Hed’s relationship with students is unique

By Megan Cavanaugh

To a woman whose dedica­tion to serving students goes beyond the normal, to a woman who refuses to retire because “these kids are my life,” to a woman who brings a smile to each student just by being in the cafeteria: we thank you for your service and hope you had a happy birthday.

Judy Hed has served with Bethany’s cafeteria, and Pioneer College Caterers now, for over 35 years and she is still going strong.

She first came to Mankato when her husband was trans­ferred as plant manager for Johnson’s Fishing. Meanwhile, her two daughters and one son lived and continue to live in Port Washington, Wisc.

Cafeteria worker extraordinaire Judy Hed received an 80th birthday cake highlighting her services to the students: making breakfast and baking. Photo by Megan Cavanaugh

“I came up here and I didn’t know anybody and it was just awful for me,” she said. “My husband said, ‘Well, why don’t you find a part-time job to keep you busy.’ So I said, ‘Okay.’”

Hed came to Bethany because their apartment was close-by. She got a job work­ing in the cafeteria. Although the first week was rough, she figured she would give it a try.

“After that first week I said, ‘Well, I’ll stay one more week.’ And now I’ve been here 35 years and I just don’t know where the time went,” she said.

Since moving to Mankato, Hed’s husband has retired and began working part-time at Land-to-Air, her children have had chil­dren—which are now gradu­ated from college—yet she finds herself longing to stay in college, working in a college cafeteria, that is.

A normal day for Hed in the cafeteria is arriving at 5:45 a.m., preparing breakfast and setting it out, cleaning up breakfast and then baking dessert for lunch and dinner. When finished with baking and eating lunch, Hed leaves one job and heads to another.

Hed then cleans at Mount Olive Lutheran Church until 5 p.m.

She is grateful that her husband makes dinner so she can work these two jobs, for without these jobs, Hed would be lost.

Though her daughter wants her to retire, Hed doesn’t want to slow down, she wants to keep up with the students.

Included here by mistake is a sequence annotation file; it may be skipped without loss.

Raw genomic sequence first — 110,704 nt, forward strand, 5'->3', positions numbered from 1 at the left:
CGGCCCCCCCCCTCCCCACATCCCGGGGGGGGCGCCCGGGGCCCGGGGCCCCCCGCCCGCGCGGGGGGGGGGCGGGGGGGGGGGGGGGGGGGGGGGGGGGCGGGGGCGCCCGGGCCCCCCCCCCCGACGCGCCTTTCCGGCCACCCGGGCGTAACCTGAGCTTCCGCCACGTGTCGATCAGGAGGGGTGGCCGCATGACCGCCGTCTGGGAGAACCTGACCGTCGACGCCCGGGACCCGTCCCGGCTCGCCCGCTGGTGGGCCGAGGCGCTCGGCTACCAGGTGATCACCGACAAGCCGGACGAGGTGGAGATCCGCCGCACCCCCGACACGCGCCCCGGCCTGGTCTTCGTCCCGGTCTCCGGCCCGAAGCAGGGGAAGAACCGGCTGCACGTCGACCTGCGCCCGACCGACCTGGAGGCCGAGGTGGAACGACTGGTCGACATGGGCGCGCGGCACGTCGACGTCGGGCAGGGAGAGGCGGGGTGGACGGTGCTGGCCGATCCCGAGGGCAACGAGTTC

The students even oblige her by including her in activities.

One such activity is her annual bonfire that takes place in October.

“One day Mike Lendt (a former student) came in and said, ‘I wish we had a place to have a bonfire.’ I said, ‘Oh, you can have one at my house.’ ‘Really?’ he goes,” she said. “So I made hot dogs and beans. Thirty people must have come to the first one. The kids sat around the fire and made hot dogs and s’mores. Now it’s an annual thing.”

Until that first bonfire in 2014, Hed had never had a s’more before.

“They asked if I had had a s’more before and I said, ‘No, what’s a sah-moore?’ They made me one and it was really good,” she said. It was so good she had more than one.

Lendt and his friends took a liking to Hed and tried to help her in little ways.

“Michael and his friends, Joel, Jake and Scott, those boys, would come over and decorate my Christmas tree and offer to decorate every year,” she said. “They would even offer to cut wood.”

Lendt has since gradu­ated, but whenever he comes back to Bethany, he often pays Hed a visit.

“My house is always open, so kids who come back to visit have come and stayed the night at my house. Michael has done that,” she said with a smile demonstrating a unique bond with Bethany students.

Over the years Hed has collected many memories of past students who now work at Bethany.

“Mary Jo [Starkson] came here as a student. She did the baking for me on the week­ends and here she is now the registrar. Pete Bloedel would come through the line juggling his tray and now he’s a professor and his kids come here. Andy [Overn], Pete’s best friend, I could remember him coming through the line, he was so funny. Brian [Strom] wooed his wife right here in the cafeteria,” she said staring off into the distance, deep in a memory and a smile. “She had a lot of guys fighting to be with her, but I remember seeing Brian out here talk­ing with her a lot.”

Time flies when you’re having fun.

Hed still gets letters from past students. She looks forward to hearing about the updates in their lives.

She doesn’t expect much on birthdays, it’s just another day, January 20, she hopes to see her students. This birthday is no differ­ent, though she turned 80-years-young.

“I don’t know what to talk about,” she said regarding birthdays, “I’m getting old.”

Nevertheless, there is always cake and singing in the cafeteria, her husband takes her out to dinner, all things that remind her that she is loved back.

That she is loved is an understatement. Annually, Bethay commemorates employees of five, 10, 15, etc. years of service. Hed remembers her most recent recognition clearly.

“After my name was called and I came up the students started clapping and they wouldn’t stop,” she said laughing. “It was the funni­est thing. The president looked at me and made a face like ‘make it stop,’ and I just looked at the students and looked at him and shrugged like ‘I can’t help it.’ The clapping went on for a long time.”

Students’ admiration for Hed continues to go on, though many times unspo­ken. Throughout her 35 years of service so far, one thing is certain: there is only one and could never be another Judy Hed.


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